Similar to my peers, I wasn’t really sure of what I was getting into by applying for the TI Fellowship. The idea of being a part of a program through an only vaguely familiar community felt uncomfortable, but it seemed like a great opportunity and I was encouraged to apply. I knew everything post-graduation from Rhodes College would change, but my imagination didn’t cover this possibility.
Coming from Austin, Texas, I was at home with my Jewish community, and over the past four years in Memphis, my community included Rhodes and the connections I made through volunteering and interning around the city, but nothing tied to religion. Boy, has that changed. The TI Fellowship has done an impressive job of bringing together people from, or loosely tied to Memphis, and introducing them to various aspects of the city they hadn’t seen before. Everyone in the program has become acquainted with a different novel feature of the city, and for me, it’s the community.
To an outsider, Memphis seemed to be just another decently-sized metropolitan area. Now, the city feels like a small town because literally, all of the Jews know each other. All of us. Yes, that happened in Austin as well, but here the connections are on the next level, and it’s beautiful. Everyone is family.
The same thing happened with my organization, Roots Memphis, in the agriculture and food scene. Roots Memphis is a nonprofit organization that farms on its own 5.5 acres in Shelby Farms Park and has a farm academy to teach local individuals the necessary skills to own and work a farm. The food grown by both the organization and the farm students is used in weekly produce shares and is also sold at the Cooper Young Farmers’ Market. Through Roots, my social worlds have begun to collide, as I see people from the downtown Memphis Farmers’ Market, where I worked last summer, in a typical day at work this summer. Everyone in the community knows each other, and it is a dedicated and interwoven family in and of itself. As a biology major interested in plants and food policy, I didn’t know much about actually working on a farm. I still have no idea what my dream job involves, be it plant research, working on an inner-city farm, or going into policy making. But as a part of Roots, I’m surrounded by individuals that work tirelessly toward our common goals and truly strive to make a difference. By sharing the food and flowers we’ve worked countless hours on, I like to think that we’re bringing people together.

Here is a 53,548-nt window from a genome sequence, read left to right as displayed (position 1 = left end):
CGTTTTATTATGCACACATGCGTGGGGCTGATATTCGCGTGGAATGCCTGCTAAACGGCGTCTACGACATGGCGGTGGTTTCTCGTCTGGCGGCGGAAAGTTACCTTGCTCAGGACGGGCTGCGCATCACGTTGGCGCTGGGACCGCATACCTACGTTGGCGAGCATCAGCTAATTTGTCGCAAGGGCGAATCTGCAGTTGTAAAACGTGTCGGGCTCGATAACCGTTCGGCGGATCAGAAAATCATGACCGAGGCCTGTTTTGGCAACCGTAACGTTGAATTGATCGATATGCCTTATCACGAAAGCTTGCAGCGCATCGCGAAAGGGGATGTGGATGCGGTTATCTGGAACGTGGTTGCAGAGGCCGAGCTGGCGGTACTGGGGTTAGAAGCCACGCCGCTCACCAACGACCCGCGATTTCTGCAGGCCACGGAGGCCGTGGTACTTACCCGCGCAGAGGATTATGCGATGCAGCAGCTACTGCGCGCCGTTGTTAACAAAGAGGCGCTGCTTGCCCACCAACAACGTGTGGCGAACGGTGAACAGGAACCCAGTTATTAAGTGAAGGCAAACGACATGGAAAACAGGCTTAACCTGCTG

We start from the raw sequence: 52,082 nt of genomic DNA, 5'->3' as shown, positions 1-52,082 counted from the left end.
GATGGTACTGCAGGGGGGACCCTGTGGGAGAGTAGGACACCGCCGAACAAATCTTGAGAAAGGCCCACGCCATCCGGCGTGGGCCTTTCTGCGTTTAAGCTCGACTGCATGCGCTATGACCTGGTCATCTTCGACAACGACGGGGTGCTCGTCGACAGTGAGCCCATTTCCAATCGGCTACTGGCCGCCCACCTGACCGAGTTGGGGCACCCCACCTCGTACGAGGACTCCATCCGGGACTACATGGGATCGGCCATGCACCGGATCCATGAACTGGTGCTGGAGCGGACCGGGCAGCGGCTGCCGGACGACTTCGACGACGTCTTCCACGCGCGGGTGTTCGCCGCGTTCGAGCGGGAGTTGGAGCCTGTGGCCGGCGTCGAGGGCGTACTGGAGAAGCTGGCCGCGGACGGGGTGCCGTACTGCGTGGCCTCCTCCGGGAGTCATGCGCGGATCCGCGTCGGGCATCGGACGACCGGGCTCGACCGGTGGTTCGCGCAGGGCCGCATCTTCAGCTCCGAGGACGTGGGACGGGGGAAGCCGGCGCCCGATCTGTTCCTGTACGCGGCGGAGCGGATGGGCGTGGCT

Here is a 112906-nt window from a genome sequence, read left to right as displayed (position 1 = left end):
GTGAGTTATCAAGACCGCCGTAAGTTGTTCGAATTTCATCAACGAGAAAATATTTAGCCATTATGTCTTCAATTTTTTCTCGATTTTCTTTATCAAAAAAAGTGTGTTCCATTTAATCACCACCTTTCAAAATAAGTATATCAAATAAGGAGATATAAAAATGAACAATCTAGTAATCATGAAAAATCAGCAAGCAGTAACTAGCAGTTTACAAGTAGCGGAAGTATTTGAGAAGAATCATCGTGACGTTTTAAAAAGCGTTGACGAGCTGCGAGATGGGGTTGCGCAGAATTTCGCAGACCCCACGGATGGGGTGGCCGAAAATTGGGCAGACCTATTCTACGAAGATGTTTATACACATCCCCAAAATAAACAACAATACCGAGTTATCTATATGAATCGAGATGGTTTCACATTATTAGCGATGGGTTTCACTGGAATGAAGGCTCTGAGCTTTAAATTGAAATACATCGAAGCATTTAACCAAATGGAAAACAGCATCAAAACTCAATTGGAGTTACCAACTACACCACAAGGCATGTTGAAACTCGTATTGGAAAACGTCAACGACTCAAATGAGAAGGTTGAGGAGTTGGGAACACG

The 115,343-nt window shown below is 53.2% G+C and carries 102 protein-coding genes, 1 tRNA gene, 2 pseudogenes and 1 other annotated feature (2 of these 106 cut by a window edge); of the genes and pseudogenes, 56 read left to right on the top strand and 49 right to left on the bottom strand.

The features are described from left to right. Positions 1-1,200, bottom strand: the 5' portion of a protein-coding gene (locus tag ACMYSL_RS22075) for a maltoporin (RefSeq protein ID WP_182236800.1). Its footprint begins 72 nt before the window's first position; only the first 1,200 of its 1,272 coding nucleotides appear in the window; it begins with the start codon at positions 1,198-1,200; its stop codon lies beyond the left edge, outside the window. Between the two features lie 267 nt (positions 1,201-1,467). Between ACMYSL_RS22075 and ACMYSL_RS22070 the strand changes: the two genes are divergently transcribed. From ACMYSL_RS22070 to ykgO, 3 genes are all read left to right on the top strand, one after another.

Every day that I work on the farm or in our midtown office, I not only learn about crops and farming, but through people, I learn more about Memphis’ strengths and how, as a community, we can work together. Especially this week with our farm going through an injury in the family, tomato blight, and rampant deer, our limits have been tested. But even still, we make it work together.
Even though it’s only been a month, I feel like family with both Roots Memphis and the TI Fellowship. I’m so grateful to have been welcomed into the communities and to have finally found a home in Memphis, Tennessee.
It’s been almost a month since 19 other TI Fellows and I started the journey of being young professionals in Memphis. As a native Memphian, I am accustomed to spending my summers here, but this experience is one that is much different than previous ones. For starters, my family is from East Memphis so having the opportunity to live in Downtown Memphis is something that I and the other fellows are enjoying. I had never experienced, in depth, downtown Memphis’ culture, and there are numerous places, especially in Midtown and Downtown that have sprung up that I have yet to experience.
This past week we attended a happy hour at Local Gastropub’s downtown location, just minutes from our apartments. Getting to socialize with other likeminded young Jews is a great way to wind down the workweek, especially when we get to experience new bars and restaurants at the same time. Friday we had a meeting and discussion with life coach, Jen Frank. The discussion was helpful in showing us the art of networking by using hands-on, concrete examples. Another recent event that stands out in my mind was our tour of the FedEx hub a few weeks ago. We had an opportunity to see the massive operation that helped earn Memphis’ reputation as the “logistics capital of the world.” It was very cool to see in person, despite us getting to bed at a not-so-reasonable hour.
The TI Fellows with Life Coach Jen Frank
One of the reasons I decided to come back to Memphis was my belief in the TI Fellowship’s mission of creating a professional and social community of young Jews in the city. In the past, I thought of Memphis as a “boring” city and that maybe I should experience life as a young professional somewhere else. For a long time, the city was losing out on bright young professionals to other cites, but we are experiencing a resurgence of Memphis. Through TI programs and being able to live downtown, I am able to see the city from a totally different perspective, and I cant wait to experience more exciting, new things with my fellow “YJPs.”